When Dr. Raj Persaud, a Consultant Psychiatrist, spoke at Gresham College in London on the topic of power in relationships, he observed,
... one of the central questions in life becomes how do we get other people to give us the stuff that we want, be it attention or love or money. Maybe there is an issue around power....
Power in relationships involves to a certain extent the consequences that can be imposed upon others, consequences which others do not want or would rather avoid. The person wielding the power, however, will not suffer from the imposition of these consequences. For example, in a personal relationship such as that of boyfriend/girlfriend, there is often an imbalance between the beloved and the lover; in the words of one author, "the value and quality of any love is determined solely by the lover." So, when the male or when the female in a relationship is the beloved, he or she can wield power because the lover does not wish to love him or her.
- In considering an example of a power play with a former boyfriend, therefore, the student must reflect upon an incident in which the boyfriend demanded something of the student with no fear of any consequences upon him because he is so confident that since he is the beloved, the lover will not leave. Certainly, the old ploy of "If you really love, you will do _____for me" is an instance of this.
- Likewise, in considering an example of a power play used upon parents, love can also be the motivator, or it can be fear, fear by the parents that they will be perceived as uncaring parents or neglectful parents, etc. For instance, the student may have told the parents how a friend's parents took their child somewhere the student has wanted to go, or related to parents what someone else's parents have purchased for ____(someone the student and parents both know and with whose parents the student's parents are somewhat competitive). Thus, the child puts the parents into a compromising position if they refuse. Either they do not love their child, or they do not want the same things for their child that others do.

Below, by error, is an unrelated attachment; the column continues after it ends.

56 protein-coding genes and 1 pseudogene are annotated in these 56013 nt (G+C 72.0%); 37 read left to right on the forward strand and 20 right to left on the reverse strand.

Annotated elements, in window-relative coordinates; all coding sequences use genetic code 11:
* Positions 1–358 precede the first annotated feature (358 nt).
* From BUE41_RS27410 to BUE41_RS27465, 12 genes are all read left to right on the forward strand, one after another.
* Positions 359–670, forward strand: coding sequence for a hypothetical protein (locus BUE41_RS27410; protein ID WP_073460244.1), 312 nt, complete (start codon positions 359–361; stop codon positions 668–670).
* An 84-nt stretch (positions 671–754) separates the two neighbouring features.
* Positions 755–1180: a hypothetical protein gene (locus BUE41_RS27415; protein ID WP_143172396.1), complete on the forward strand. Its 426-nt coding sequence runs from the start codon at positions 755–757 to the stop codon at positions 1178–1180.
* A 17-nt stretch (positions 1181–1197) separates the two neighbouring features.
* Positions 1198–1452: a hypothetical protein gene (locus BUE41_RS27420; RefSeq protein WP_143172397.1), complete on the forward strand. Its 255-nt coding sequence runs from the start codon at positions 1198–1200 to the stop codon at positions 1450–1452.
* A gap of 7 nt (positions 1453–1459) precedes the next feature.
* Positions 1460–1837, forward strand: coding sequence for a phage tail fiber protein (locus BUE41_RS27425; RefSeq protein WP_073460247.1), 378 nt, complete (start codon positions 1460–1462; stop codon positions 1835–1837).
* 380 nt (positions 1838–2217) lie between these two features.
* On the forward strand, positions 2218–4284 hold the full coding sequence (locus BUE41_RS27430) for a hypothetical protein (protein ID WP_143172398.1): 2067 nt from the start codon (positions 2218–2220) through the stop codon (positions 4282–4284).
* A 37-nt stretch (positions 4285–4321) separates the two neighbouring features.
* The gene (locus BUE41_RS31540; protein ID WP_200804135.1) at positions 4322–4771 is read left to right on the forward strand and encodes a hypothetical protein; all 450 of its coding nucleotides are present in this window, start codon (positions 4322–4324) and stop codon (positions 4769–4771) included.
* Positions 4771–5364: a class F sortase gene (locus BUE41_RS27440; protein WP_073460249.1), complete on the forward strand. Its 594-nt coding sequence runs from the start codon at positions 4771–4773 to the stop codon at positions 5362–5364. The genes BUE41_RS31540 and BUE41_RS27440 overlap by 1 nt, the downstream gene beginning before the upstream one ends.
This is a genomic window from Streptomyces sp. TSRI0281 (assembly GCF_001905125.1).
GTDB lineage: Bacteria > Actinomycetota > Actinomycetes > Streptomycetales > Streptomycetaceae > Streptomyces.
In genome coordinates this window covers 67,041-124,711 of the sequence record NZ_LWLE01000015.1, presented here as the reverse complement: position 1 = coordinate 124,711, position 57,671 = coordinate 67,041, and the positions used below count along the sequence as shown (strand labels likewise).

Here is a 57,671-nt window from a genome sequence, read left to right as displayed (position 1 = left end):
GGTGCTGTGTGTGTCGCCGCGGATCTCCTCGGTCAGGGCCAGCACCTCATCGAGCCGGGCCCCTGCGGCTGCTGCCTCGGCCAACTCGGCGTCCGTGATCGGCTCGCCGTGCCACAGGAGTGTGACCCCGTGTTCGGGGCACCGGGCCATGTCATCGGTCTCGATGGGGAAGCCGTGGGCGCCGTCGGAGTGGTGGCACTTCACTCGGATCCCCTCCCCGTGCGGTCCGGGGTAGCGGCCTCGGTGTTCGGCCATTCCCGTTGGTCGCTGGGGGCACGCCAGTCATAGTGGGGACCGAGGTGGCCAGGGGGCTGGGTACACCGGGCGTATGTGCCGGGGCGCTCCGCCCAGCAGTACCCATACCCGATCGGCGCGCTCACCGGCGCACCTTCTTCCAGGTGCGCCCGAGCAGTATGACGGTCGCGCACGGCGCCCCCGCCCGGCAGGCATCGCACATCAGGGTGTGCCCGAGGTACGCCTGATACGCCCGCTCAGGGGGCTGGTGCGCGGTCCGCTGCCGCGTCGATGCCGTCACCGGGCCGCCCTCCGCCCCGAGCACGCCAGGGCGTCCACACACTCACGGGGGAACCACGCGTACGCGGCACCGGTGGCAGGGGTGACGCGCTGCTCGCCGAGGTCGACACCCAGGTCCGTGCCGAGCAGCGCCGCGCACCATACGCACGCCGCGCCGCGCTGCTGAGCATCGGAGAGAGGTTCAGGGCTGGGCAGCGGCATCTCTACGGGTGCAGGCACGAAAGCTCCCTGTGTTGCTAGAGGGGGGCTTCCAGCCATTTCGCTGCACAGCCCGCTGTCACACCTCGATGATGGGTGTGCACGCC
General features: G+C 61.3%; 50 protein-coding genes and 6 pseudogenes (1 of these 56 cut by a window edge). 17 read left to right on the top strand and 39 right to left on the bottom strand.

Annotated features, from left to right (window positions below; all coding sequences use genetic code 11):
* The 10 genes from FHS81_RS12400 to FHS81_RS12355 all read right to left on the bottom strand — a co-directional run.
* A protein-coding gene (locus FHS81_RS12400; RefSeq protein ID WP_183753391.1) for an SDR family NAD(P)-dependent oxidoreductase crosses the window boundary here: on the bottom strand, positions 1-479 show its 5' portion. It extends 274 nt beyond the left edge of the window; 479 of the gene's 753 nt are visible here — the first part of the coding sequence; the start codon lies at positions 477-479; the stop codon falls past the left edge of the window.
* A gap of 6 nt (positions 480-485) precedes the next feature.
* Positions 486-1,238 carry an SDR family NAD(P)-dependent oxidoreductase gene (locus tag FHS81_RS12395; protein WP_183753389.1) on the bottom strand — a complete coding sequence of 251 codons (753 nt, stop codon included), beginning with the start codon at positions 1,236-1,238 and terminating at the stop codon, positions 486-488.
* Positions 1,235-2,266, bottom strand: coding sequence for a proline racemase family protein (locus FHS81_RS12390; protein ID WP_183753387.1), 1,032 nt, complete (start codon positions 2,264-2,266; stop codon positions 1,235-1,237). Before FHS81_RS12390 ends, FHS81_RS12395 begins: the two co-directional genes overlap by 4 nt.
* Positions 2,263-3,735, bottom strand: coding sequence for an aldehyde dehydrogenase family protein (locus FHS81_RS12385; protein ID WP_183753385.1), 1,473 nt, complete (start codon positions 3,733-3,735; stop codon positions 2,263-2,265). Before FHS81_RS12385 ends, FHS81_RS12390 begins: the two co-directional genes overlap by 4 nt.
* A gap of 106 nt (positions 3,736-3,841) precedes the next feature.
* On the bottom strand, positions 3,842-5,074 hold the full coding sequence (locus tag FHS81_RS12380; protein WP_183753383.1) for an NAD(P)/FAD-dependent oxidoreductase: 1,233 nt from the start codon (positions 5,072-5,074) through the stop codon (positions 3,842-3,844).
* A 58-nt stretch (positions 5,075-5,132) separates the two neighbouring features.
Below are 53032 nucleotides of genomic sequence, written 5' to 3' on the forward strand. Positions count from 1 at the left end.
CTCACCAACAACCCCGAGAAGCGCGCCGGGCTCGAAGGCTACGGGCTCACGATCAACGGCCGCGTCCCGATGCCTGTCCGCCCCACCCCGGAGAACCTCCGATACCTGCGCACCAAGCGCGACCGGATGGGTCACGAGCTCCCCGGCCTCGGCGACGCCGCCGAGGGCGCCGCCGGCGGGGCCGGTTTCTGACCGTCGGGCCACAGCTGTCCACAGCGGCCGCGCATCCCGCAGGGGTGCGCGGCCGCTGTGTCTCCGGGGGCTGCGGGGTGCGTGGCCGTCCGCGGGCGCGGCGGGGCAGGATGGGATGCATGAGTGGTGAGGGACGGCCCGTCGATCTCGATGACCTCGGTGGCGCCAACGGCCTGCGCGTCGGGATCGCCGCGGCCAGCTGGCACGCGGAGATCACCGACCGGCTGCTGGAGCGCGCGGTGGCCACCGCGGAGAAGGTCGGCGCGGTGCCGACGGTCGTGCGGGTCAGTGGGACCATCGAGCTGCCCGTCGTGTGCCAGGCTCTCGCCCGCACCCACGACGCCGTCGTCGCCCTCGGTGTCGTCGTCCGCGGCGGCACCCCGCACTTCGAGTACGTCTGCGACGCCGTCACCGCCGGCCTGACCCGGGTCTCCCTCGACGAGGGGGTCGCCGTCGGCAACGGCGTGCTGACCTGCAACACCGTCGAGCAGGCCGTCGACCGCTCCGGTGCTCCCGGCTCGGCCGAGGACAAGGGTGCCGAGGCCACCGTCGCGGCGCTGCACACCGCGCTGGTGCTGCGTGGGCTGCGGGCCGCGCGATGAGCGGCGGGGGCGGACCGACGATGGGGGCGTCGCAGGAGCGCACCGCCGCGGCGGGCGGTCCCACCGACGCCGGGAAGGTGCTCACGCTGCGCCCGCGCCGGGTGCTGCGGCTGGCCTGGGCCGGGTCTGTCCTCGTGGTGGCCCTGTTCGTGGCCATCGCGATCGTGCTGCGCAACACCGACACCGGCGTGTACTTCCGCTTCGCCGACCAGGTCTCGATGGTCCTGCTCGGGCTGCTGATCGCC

power play former boyfriend:
Your boyfriend asks you for that money you have been saving for a month. And you try to say no, but he starts using the time he bought you all those presents, and guilt trips you. Or he starts telling you if you really loved him you wouldn't mind giving him some of your money.
and then a power play which I used on my parents:
Say you wanted one of the latest phones, but your parents are hesitant, so you start talking about how all your other friends have a high end phone, and how you would probably be made fun of for having your phone. Therefore guilt tripping them into considering buying a new phone for you.